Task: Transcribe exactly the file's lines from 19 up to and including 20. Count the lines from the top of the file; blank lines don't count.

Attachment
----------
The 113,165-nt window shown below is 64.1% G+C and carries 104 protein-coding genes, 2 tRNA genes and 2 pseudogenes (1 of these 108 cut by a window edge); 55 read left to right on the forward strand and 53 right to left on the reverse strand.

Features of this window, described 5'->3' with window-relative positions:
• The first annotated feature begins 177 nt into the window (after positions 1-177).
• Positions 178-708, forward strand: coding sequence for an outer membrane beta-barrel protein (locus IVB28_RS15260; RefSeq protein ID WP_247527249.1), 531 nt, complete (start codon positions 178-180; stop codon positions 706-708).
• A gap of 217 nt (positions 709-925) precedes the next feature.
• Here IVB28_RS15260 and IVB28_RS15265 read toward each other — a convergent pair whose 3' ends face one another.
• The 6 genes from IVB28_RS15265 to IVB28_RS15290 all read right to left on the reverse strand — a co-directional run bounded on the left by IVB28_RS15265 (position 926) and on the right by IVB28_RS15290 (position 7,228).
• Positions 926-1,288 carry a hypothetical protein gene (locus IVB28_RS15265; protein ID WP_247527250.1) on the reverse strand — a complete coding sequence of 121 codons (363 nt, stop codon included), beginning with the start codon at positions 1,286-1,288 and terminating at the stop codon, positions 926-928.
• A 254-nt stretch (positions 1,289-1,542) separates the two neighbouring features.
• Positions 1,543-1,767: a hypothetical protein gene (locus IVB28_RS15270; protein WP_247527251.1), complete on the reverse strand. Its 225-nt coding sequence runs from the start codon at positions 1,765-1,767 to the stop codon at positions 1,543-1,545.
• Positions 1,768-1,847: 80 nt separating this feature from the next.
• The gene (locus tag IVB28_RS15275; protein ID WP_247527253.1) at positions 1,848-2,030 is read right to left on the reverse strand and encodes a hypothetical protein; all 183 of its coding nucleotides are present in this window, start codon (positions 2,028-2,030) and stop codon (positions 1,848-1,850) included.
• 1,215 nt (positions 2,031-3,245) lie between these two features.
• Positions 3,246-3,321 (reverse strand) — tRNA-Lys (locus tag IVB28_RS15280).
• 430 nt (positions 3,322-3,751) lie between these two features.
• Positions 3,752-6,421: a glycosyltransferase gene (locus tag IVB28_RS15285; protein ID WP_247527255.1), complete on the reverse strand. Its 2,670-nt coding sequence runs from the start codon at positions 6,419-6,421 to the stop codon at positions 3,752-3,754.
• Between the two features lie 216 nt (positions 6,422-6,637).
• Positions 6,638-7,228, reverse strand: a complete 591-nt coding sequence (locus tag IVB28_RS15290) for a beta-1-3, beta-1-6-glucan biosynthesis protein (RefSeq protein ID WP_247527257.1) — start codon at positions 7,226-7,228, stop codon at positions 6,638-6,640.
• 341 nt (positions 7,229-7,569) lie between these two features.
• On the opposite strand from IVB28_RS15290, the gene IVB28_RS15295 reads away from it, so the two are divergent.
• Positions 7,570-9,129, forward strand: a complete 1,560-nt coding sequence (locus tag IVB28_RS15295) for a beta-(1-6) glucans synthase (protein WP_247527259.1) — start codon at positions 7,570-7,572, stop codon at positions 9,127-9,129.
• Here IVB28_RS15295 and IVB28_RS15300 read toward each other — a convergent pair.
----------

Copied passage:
• 341 nt (positions 7,229-7,569) lie between these two features.
• On the opposite strand from IVB28_RS15290, the gene IVB28_RS15295 reads away from it, so the two are divergent.